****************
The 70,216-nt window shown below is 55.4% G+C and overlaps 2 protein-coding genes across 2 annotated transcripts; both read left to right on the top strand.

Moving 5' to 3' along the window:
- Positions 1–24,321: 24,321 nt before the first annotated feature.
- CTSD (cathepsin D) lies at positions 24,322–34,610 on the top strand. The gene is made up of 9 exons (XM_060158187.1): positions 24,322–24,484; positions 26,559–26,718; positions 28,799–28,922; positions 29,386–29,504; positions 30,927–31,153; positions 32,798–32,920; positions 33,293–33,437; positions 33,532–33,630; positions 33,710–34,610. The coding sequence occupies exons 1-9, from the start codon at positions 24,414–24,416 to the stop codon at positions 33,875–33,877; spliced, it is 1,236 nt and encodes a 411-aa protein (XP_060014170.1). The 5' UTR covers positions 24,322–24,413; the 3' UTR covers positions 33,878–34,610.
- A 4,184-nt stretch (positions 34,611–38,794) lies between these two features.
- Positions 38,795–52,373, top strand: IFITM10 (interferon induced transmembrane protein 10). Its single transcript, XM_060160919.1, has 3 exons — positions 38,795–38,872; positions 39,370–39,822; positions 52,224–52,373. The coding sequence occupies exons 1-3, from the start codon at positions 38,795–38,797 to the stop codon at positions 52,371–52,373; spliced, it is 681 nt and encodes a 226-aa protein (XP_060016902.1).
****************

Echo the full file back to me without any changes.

The 70,216-nt window shown below is 55.4% G+C and overlaps 2 protein-coding genes across 2 annotated transcripts; both read left to right on the top strand.

Moving 5' to 3' along the window:
- Positions 1–24,321: 24,321 nt before the first annotated feature.
- CTSD (cathepsin D) lies at positions 24,322–34,610 on the top strand. The gene is made up of 9 exons (XM_060158187.1): positions 24,322–24,484; positions 26,559–26,718; positions 28,799–28,922; positions 29,386–29,504; positions 30,927–31,153; positions 32,798–32,920; positions 33,293–33,437; positions 33,532–33,630; positions 33,710–34,610. The coding sequence occupies exons 1-9, from the start codon at positions 24,414–24,416 to the stop codon at positions 33,875–33,877; spliced, it is 1,236 nt and encodes a 411-aa protein (XP_060014170.1). The 5' UTR covers positions 24,322–24,413; the 3' UTR covers positions 33,878–34,610.
- A 4,184-nt stretch (positions 34,611–38,794) lies between these two features.
- Positions 38,795–52,373, top strand: IFITM10 (interferon induced transmembrane protein 10). Its single transcript, XM_060160919.1, has 3 exons — positions 38,795–38,872; positions 39,370–39,822; positions 52,224–52,373. The coding sequence occupies exons 1-3, from the start codon at positions 38,795–38,797 to the stop codon at positions 52,371–52,373; spliced, it is 681 nt and encodes a 226-aa protein (XP_060016902.1).